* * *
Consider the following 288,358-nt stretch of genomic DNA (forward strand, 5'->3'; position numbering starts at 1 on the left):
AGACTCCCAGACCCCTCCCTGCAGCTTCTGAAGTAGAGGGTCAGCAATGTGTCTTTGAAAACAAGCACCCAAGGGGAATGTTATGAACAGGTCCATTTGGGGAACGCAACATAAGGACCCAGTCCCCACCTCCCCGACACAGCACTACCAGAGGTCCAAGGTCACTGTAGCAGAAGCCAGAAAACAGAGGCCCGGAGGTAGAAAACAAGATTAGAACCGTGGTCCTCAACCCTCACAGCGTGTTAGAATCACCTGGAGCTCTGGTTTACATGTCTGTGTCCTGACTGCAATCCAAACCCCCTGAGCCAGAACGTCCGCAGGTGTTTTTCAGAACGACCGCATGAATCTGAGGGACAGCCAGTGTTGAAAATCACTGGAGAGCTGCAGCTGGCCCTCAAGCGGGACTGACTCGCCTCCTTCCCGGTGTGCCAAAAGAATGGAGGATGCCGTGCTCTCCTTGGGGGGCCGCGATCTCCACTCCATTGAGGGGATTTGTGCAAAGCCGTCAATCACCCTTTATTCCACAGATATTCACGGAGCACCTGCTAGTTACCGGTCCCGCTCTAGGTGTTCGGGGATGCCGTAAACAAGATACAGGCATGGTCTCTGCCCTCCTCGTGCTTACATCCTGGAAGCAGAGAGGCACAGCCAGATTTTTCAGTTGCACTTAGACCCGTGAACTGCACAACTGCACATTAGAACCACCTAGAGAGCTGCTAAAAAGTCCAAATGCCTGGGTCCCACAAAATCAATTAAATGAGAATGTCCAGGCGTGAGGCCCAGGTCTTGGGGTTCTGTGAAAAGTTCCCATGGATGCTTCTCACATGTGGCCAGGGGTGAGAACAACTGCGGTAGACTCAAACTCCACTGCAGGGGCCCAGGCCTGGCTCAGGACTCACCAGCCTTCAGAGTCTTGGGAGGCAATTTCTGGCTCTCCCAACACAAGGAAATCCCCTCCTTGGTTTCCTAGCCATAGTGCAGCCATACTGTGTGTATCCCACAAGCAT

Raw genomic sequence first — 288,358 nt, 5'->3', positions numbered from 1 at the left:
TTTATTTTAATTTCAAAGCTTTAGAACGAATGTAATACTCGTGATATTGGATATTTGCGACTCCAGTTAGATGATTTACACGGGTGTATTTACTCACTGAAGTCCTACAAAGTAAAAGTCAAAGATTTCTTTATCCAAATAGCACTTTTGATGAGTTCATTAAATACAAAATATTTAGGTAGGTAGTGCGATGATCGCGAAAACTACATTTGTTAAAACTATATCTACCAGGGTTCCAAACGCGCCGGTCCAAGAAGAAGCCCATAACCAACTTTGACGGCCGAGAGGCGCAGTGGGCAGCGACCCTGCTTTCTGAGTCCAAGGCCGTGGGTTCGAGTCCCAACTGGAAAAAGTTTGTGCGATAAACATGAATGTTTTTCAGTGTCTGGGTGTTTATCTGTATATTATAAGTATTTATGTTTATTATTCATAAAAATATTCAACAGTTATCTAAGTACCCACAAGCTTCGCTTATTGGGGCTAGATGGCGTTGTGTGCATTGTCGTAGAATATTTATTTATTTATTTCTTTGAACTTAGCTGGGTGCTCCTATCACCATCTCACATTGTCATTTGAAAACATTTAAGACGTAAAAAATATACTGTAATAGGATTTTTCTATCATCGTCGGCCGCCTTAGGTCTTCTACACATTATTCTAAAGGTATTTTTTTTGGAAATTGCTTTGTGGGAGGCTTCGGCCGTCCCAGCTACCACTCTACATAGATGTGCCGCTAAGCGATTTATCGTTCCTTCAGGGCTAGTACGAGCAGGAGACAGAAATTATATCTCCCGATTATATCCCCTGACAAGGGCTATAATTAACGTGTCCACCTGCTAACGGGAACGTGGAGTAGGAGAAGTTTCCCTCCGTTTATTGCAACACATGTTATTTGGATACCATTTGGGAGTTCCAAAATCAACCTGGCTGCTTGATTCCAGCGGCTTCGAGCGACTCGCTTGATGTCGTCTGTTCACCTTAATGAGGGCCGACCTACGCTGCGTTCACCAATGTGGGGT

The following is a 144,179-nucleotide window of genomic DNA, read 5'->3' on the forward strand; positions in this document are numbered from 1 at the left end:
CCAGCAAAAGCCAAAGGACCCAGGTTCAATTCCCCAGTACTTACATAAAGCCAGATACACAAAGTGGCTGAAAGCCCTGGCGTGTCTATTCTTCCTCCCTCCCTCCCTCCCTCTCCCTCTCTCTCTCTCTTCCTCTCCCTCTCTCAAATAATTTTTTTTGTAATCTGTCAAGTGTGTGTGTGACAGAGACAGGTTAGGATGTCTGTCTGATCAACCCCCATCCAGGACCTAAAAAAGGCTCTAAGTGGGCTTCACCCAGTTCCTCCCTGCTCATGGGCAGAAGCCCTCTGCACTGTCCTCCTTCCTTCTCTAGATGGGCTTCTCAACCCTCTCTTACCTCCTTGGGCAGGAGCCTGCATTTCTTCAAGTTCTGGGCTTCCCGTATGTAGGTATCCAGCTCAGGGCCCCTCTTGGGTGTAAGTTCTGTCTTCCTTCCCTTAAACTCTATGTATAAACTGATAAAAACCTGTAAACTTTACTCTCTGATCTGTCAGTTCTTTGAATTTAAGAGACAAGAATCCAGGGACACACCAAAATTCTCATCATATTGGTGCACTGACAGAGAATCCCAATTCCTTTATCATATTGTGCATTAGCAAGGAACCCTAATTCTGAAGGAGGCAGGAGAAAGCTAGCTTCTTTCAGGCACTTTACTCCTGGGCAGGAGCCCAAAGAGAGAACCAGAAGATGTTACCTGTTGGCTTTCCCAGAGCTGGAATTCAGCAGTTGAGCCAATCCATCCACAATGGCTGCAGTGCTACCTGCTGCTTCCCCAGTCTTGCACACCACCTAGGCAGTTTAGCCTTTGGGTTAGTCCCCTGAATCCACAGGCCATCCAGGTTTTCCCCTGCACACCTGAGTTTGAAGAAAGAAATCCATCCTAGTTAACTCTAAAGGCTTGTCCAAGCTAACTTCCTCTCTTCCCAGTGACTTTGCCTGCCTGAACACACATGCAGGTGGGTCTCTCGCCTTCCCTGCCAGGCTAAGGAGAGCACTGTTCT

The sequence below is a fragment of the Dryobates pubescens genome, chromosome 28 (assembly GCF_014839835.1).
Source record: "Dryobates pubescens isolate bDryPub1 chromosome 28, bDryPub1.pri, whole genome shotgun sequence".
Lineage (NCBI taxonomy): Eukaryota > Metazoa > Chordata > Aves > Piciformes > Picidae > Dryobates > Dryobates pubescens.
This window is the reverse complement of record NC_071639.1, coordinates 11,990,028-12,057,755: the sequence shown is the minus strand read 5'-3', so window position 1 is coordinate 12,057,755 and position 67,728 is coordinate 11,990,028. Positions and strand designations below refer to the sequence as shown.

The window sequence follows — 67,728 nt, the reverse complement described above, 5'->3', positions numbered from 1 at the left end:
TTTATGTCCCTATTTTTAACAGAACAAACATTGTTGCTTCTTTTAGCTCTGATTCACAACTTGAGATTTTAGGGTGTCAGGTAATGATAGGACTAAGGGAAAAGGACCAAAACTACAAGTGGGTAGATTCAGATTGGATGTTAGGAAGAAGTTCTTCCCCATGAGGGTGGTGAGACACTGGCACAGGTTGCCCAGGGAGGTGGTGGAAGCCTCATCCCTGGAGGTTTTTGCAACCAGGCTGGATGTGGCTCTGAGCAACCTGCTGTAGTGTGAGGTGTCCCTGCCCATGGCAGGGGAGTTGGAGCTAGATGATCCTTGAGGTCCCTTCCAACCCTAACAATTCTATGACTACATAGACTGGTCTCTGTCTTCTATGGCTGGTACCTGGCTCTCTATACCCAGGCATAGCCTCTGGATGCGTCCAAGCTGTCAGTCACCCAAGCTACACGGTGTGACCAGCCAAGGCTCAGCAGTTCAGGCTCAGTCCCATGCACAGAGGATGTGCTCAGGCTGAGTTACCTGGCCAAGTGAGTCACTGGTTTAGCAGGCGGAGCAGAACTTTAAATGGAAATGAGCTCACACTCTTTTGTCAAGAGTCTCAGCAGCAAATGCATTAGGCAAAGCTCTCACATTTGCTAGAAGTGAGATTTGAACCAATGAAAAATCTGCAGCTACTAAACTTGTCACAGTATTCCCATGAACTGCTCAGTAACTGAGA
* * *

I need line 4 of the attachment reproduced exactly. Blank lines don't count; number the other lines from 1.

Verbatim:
TTTATTTTAATTTCAAAGCTTTAGAACGAATGTAATACTCGTGATATTGGATATTTGCGACTCCAGTTAGATGATTTACACGGGTGTATTTACTCACTGAAGTCCTACAAAGTAAAAGTCAAAGATTTCTTTATCCAAATAGCACTTTTGATGAGTTCATTAAATACAAAATATTTAGGTAGGTAGTGCGATGATCGCGAAAACTACATTTGTTAAAACTATATCTACCAGGGTTCCAAACGCGCCGGTCCAAGAAGAAGCCCATAACCAACTTTGACGGCCGAGAGGCGCAGTGGGCAGCGACCCTGCTTTCTGAGTCCAAGGCCGTGGGTTCGAGTCCCAACTGGAAAAAGTTTGTGCGATAAACATGAATGTTTTTCAGTGTCTGGGTGTTTATCTGTATATTATAAGTATTTATGTTTATTATTCATAAAAATATTCAACAGTTATCTAAGTACCCACAAGCTTCGCTTATTGGGGCTAGATGGCGTTGTGTGCATTGTCGTAGAATATTTATTTATTTATTTCTTTGAACTTAGCTGGGTGCTCCTATCACCATCTCACATTGTCATTTGAAAACATTTAAGACGTAAAAAATATACTGTAATAGGATTTTTCTATCATCGTCGGCCGCCTTAGGTCTTCTACACATTATTCTAAAGGTATTTTTTTTGGAAATTGCTTTGTGGGAGGCTTCGGCCGTCCCAGCTACCACTCTACATAGATGTGCCGCTAAGCGATTTATCGTTCCTTCAGGGCTAGTACGAGCAGGAGACAGAAATTATATCTCCCGATTATATCCCCTGACAAGGGCTATAATTAACGTGTCCACCTGCTAACGGGAACGTGGAGTAGGAGAAGTTTCCCTCCGTTTATTGCAACACATGTTATTTGGATACCATTTGGGAGTTCCAAAATCAACCTGGCTGCTTGATTCCAGCGGCTTCGAGCGACTCGCTTGATGTCGTCTGTTCACCTTAATGAGGGCCGACCTACGCTGCGTTCACCAATGTGGGGT